Vietnam War River Patrol

A U.S. Gunboat Captain Returns to the Mekong Delta

Non-Fiction - Memoir
260 Pages
Reviewed on 10/11/2017
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    Book Review

Reviewed by Jack Magnus for Readers' Favorite

Vietnam War River Patrol: A U.S. Gunboat Captain Returns to the Mekong Delta is a non-fiction military memoir written by Richard H. Kirshen. When Kirshen got his draft notice from the U.S. Army in 1967, he figured that enlisting in the Navy would keep him safely away from Vietnam. He was wrong. Kirshen actually enjoyed the learning experience that the Navy’s version of Boot Camp entailed, and he also completed the Navy’s course at the U.S. Navy Dive School, earning him the title of certified and designated Navy Diver. When he was deployed to Vietnam, he would be spending a year captaining river boats in the Mekong Delta. When his wife and sister suggested a return to Vietnam 42 years later, Kirshen was not at all interested, but finally yielded to their urging. What he found upon his return to those waterways and that countryside was well worth it.

Richard H. Kirshen’s non-fiction historical memoir, Vietnam War River Patrol: A U.S. Gunboat Captain Returns to the Mekong Delta, is a fascinating look at present-day Vietnam as seen through the eyes of a Vietnam veteran. Kirshen’s story is well-written; his narrative is engaging and his marvelous sense of humor shines through quite frequently. I loved learning about his tour of duty and how he and his fellow sailors kept cool-headed and, even more important, alive throughout their time in the country. Kirshen includes photographs from his time in the Navy as well as of his recent visit, and seeing past and present juxtaposed is both enlightening and profound. I’m happy to have had the opportunity to read Richard Kirshen’s memoirs about his time served in Vietnam, as well as his recent trip, and most highly recommend Vietnam War River Patrol: A U.S. Gunboat Captain Returns to the Mekong Delta.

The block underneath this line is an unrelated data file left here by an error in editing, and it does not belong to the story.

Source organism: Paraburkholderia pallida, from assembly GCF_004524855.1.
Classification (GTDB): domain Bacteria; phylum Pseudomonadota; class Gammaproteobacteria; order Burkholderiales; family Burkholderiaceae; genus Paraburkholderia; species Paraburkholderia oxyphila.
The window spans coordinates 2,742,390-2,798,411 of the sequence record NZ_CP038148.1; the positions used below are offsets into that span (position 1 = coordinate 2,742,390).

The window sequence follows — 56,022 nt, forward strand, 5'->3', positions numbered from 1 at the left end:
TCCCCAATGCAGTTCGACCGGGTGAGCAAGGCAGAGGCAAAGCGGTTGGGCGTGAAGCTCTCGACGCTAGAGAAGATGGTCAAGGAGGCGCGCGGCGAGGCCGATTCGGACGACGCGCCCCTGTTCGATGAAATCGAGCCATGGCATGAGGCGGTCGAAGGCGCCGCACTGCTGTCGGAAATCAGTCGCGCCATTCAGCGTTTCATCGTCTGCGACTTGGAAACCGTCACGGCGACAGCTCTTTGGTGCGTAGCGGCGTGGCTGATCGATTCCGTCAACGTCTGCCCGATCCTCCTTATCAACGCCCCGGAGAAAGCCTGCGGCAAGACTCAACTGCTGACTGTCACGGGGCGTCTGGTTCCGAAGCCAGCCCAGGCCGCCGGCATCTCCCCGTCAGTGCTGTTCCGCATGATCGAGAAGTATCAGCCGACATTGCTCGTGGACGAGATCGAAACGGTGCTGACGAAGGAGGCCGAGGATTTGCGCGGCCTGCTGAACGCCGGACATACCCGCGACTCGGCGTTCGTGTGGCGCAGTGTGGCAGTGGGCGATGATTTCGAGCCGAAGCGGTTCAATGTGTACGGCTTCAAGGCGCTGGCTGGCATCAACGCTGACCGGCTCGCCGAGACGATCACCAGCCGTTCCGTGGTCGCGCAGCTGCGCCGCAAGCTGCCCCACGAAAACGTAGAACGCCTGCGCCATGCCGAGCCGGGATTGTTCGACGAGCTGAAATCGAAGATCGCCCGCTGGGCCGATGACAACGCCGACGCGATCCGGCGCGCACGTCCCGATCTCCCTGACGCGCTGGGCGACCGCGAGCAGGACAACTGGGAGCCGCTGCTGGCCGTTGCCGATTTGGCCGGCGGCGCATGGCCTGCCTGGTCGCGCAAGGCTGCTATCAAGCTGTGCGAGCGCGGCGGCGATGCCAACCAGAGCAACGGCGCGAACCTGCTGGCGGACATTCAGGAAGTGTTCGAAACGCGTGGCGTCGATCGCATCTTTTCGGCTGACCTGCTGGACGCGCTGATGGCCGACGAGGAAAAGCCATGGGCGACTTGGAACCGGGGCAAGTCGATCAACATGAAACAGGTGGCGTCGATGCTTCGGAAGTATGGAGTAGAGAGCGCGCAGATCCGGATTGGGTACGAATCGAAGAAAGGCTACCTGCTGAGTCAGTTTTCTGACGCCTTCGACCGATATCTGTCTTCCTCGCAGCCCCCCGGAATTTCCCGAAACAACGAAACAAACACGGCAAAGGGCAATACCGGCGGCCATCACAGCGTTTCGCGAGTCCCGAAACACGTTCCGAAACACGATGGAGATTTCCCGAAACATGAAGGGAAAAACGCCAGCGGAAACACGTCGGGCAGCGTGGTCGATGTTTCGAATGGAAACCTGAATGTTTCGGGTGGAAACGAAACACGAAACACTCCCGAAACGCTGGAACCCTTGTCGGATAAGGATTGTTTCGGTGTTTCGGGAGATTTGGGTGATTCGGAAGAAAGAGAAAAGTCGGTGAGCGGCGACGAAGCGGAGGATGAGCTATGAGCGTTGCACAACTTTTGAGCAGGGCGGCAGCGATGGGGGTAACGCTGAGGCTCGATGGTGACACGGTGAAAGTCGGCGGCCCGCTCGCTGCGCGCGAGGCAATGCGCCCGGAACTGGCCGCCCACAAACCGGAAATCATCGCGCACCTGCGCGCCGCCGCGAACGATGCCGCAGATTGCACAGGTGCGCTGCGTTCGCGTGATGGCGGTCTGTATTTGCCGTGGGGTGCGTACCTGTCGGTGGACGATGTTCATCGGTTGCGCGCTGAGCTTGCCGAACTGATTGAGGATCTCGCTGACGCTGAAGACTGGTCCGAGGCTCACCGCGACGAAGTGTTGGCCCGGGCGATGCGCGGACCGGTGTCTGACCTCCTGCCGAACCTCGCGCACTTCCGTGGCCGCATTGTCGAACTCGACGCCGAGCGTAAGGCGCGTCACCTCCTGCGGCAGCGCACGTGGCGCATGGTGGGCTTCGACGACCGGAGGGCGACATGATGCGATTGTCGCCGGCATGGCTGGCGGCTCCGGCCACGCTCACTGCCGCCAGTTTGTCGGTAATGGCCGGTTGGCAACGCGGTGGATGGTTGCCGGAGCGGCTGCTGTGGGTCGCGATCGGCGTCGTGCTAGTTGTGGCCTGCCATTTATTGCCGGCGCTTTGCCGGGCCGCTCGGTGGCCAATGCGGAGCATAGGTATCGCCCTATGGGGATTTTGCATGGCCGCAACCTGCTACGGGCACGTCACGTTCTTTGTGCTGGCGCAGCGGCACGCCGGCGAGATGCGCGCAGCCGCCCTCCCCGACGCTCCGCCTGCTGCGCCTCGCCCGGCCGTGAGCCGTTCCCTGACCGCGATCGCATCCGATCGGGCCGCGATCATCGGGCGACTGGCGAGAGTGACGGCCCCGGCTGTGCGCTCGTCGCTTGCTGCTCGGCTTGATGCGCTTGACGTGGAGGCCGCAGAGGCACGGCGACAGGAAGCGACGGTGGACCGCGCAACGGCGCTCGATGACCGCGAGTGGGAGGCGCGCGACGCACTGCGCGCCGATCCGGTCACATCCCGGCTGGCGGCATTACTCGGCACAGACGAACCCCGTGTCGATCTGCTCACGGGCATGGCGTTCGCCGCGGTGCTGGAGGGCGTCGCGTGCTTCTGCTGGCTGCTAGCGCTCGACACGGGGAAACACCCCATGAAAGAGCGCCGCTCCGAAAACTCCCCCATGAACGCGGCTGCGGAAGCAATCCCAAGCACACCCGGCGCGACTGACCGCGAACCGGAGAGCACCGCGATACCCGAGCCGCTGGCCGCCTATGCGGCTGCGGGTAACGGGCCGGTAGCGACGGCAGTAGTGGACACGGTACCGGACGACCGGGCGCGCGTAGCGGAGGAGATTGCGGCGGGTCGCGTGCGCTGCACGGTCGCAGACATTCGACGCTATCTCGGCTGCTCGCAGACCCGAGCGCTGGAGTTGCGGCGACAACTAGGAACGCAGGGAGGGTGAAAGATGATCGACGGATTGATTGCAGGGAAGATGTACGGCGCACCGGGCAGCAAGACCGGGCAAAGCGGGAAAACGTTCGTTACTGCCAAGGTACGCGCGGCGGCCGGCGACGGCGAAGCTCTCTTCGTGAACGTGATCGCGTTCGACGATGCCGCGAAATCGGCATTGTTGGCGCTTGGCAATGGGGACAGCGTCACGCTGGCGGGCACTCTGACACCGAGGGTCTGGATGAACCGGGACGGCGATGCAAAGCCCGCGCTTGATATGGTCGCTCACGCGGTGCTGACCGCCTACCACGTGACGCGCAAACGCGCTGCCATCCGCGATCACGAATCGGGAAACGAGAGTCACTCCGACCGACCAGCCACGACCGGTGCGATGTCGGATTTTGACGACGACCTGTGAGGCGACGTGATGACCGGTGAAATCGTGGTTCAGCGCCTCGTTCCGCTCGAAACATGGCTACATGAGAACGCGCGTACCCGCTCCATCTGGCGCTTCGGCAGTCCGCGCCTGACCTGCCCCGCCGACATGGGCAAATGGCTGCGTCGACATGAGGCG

Mary

We women don't usually read books based on war, but this book goes into much more than that. I loved the juxtaposition of going back and forth between the author being a participant in war, and later as a tourist in the same places. It must have been a very strange trip.